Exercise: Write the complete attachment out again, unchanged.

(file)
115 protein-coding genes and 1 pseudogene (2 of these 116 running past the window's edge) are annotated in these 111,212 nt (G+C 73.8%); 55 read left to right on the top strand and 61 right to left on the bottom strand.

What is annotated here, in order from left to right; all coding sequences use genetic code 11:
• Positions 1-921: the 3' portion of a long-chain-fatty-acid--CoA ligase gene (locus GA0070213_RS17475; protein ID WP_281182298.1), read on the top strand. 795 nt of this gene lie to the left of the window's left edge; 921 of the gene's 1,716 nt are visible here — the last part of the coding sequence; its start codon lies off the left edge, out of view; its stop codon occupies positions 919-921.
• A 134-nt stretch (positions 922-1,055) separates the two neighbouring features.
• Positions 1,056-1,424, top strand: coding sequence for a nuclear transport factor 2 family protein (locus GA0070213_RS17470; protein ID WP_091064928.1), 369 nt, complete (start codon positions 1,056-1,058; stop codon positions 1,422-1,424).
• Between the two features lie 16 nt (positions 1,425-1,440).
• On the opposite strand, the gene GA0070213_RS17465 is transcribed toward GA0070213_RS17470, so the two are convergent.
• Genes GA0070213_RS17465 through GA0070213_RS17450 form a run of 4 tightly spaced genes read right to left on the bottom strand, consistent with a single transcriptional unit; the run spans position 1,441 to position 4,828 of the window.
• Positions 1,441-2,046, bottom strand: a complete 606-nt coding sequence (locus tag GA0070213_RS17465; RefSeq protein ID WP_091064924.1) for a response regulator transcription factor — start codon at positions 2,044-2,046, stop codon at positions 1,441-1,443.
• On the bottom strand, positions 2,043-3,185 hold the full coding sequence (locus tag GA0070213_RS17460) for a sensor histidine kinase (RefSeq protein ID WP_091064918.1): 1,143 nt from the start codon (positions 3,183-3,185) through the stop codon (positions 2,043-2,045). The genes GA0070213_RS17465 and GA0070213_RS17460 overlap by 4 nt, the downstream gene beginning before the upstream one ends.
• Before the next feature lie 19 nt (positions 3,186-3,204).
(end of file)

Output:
115 protein-coding genes and 1 pseudogene (2 of these 116 running past the window's edge) are annotated in these 111,212 nt (G+C 73.8%); 55 read left to right on the top strand and 61 right to left on the bottom strand.

What is annotated here, in order from left to right; all coding sequences use genetic code 11:
• Positions 1-921: the 3' portion of a long-chain-fatty-acid--CoA ligase gene (locus GA0070213_RS17475; protein ID WP_281182298.1), read on the top strand. 795 nt of this gene lie to the left of the window's left edge; 921 of the gene's 1,716 nt are visible here — the last part of the coding sequence; its start codon lies off the left edge, out of view; its stop codon occupies positions 919-921.
• A 134-nt stretch (positions 922-1,055) separates the two neighbouring features.
• Positions 1,056-1,424, top strand: coding sequence for a nuclear transport factor 2 family protein (locus GA0070213_RS17470; protein ID WP_091064928.1), 369 nt, complete (start codon positions 1,056-1,058; stop codon positions 1,422-1,424).
• Between the two features lie 16 nt (positions 1,425-1,440).
• On the opposite strand, the gene GA0070213_RS17465 is transcribed toward GA0070213_RS17470, so the two are convergent.
• Genes GA0070213_RS17465 through GA0070213_RS17450 form a run of 4 tightly spaced genes read right to left on the bottom strand, consistent with a single transcriptional unit; the run spans position 1,441 to position 4,828 of the window.
• Positions 1,441-2,046, bottom strand: a complete 606-nt coding sequence (locus tag GA0070213_RS17465; RefSeq protein ID WP_091064924.1) for a response regulator transcription factor — start codon at positions 2,044-2,046, stop codon at positions 1,441-1,443.
• On the bottom strand, positions 2,043-3,185 hold the full coding sequence (locus tag GA0070213_RS17460) for a sensor histidine kinase (RefSeq protein ID WP_091064918.1): 1,143 nt from the start codon (positions 3,183-3,185) through the stop codon (positions 2,043-2,045). The genes GA0070213_RS17465 and GA0070213_RS17460 overlap by 4 nt, the downstream gene beginning before the upstream one ends.
• Before the next feature lie 19 nt (positions 3,186-3,204).